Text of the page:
A Wallet Full of Marketing

After weeks of tolerating life with a broken wallet (which would spontaneously burst open, flinging its contents all around the room), I decided it was finally time to purchase a new one. This brought about the tedious task of transferring an abundance of cards from one wallet to another. It was only then, that I realised quite how much of my wallet was packed with the marketing attempts of a variety of different companies. To my frustration, I also realised how well these companies’ marketing attempts were working… because I simply couldn’t bring myself to dispose of any of these loyalty or rewards cards that were stealing space in my wallet!

Each loyalty cards entitles me to receive a free item after purchasing the same item a specified number of times prior. For example, my Boost Vibe Member card allows me to get a free Boost juice on every 10th purchase at Boost. My Rush Coffee card enables me to receive a free coffee every 9th purchase, and my Panizzi card offers me a free toastie on every 8th purchase.

Picture location: http://www.google.com.au/search?q=meme+loyalty+cards&client=safari&rls=en&source=lnms&tbm=isch&sa=X&ei=2lpiU8z-A8KllQXWwoDYCg&ved=0CAgQ_AUoAQ&biw=1280&bih=617#facrc=_&imgdii=_&imgrc=Q8lAPH7__iSCLM%253A%3Boe5upgOuvZFwdM%3Bhttp%253A%252F%252Fs2.quickmeme.com%252Fimg%252F24%252F24feff7e3c40c943ca4f247dd9dc0157642d9c3579a378832b38ead172af28aa.jpg%3Bhttp%253A%252F%252Fwww.quickmeme.com%252FSuccess-Kid%252Fpage%252F3520%252F%3B400%3B400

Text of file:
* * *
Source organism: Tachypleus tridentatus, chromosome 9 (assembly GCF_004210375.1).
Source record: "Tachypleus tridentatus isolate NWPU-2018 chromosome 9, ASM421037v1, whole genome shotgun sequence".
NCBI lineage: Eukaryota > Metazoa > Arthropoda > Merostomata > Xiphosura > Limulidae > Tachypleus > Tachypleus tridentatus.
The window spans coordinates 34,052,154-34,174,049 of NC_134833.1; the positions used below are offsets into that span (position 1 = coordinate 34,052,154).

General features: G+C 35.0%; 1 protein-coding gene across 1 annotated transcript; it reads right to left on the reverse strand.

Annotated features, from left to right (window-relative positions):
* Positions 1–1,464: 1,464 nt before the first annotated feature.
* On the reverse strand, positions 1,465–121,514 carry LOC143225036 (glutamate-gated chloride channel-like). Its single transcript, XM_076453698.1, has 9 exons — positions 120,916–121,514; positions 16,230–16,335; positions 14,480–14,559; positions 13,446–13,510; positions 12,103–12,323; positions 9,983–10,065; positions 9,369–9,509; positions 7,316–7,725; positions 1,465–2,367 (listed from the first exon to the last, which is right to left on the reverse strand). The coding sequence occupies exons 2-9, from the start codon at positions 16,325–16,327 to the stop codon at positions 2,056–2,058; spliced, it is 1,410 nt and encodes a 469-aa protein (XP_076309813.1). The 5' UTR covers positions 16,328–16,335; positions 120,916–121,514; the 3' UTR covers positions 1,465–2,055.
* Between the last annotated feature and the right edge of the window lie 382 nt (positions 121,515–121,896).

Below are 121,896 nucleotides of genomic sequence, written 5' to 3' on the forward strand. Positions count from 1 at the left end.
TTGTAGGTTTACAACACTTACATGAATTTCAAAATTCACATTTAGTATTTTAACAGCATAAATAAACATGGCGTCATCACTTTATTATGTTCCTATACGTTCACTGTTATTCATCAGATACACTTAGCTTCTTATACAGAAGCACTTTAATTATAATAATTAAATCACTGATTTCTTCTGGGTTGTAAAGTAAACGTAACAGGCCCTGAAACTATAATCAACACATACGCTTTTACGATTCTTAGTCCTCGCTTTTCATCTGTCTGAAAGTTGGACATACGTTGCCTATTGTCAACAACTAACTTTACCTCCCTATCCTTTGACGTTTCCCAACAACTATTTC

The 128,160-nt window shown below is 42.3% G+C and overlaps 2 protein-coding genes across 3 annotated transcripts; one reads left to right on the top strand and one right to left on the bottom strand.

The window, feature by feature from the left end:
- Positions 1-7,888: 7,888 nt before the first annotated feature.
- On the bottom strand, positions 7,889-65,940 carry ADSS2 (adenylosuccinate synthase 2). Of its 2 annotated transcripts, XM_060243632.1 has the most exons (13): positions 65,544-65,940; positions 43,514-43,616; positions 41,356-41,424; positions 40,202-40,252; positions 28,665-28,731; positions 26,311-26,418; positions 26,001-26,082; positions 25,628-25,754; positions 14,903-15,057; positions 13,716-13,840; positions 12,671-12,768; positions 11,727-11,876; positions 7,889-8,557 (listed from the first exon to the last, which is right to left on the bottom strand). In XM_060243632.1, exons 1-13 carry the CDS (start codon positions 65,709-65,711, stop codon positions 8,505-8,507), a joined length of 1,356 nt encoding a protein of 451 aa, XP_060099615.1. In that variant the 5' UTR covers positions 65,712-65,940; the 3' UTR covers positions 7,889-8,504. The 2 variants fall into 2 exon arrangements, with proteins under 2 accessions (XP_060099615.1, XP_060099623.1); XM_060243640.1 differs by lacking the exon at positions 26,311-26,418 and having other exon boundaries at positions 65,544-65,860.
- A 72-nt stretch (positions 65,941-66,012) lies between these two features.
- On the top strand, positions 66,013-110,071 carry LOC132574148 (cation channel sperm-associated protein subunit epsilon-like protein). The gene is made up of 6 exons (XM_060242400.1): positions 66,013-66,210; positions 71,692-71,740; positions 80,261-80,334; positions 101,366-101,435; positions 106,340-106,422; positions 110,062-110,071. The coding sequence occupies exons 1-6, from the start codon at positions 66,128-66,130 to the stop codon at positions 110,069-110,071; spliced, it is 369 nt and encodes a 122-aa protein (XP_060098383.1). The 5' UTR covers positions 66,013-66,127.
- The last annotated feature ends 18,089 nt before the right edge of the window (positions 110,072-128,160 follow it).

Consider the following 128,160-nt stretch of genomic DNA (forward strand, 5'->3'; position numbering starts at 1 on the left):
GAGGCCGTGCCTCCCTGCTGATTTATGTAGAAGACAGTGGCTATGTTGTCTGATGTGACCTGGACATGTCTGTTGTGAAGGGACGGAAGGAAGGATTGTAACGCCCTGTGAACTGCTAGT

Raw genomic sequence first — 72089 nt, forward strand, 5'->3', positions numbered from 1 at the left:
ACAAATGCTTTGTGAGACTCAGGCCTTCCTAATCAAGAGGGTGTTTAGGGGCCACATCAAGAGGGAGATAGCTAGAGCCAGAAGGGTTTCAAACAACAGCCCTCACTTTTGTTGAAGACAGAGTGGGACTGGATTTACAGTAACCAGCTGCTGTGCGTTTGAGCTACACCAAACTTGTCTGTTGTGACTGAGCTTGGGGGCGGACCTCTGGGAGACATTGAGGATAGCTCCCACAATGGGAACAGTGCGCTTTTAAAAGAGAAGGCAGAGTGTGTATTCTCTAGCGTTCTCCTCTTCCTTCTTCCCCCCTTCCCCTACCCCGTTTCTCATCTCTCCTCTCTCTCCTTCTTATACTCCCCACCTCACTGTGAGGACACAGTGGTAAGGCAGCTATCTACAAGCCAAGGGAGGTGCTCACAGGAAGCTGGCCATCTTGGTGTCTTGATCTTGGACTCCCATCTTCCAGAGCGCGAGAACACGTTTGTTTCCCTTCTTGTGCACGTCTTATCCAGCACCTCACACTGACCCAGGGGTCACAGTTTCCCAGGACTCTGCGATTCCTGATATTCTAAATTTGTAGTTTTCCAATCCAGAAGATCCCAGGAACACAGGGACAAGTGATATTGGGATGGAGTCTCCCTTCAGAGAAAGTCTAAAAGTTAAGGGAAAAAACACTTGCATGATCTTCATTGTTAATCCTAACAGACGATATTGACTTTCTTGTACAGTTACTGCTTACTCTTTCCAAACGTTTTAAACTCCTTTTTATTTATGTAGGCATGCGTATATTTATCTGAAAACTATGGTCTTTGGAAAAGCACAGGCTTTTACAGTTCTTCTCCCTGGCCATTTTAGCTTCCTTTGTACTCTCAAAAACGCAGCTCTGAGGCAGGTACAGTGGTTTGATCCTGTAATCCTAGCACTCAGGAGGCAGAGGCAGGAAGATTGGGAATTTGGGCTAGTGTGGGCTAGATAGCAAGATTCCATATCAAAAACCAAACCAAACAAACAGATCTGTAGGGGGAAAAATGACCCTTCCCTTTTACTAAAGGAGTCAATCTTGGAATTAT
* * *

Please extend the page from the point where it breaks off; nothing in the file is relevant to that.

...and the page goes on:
Picture location: quickmeme.com

These loyalty cards are a perfect example of behavioural learning theories being applied to marketing strategy. In particular, they demonstrate the use of instrumental (operant) conditioning. Instrumental conditioning is based on the idea that “learning occurs through a trial-and-error process, with habits formed as a result of rewards received for certain responses or behaviours” (Schiffman et al. 2014, p. 208). It involves the use of positive reinforcement, negative reinforcement and punishment to shape the behaviour as desired. B. F. Skinner first documented the concept of instrumental conditioning and demonstrated its power by training animals to perform extraordinary actions (Weiten 2014, p. 9). For example, he managed to train pigeons to play an adapted game of table tennis – as shown in the clip below.

Relating this back to the loyalty cards, we can see that instrumental conditioning plays a major role in their effectiveness. Every time your card is stamped, ticked or swiped, you are receiving a form of positive reinforcement. This creates a positive association with the behaviour demonstrated (that is, your purchase of a product/service from a particular place) and makes you more likely to repeat this behaviour in the future.

This concept is simple, yet incredibly effective. It is not until now, that I realise how influenced I am by these small pieces of plastic/cardboard in my wallet that promise a reward. Subconsciously, it does not matter to me that I will spend $45 before obtaining the final $5 reward… It is enough to convince me to pick one coffee shop over another – which is exactly what our marketers aim for.




BFSkinnerFoundation, 1950, BF skinner foundation – Pigeon ping pong clip, online video, 1 April, BF Skinner Foundation, viewed 1 May 2014, <http://www.youtube.com/watch?v=vGazyH6fQQ4&gt;.

McDonnel, 1998, George’s exploding wallet, online video, 8 August, Seinfeld, viewed 1 May 2014, <http://www.youtube.com/watch?v=gwEmQNd6wMA&gt;.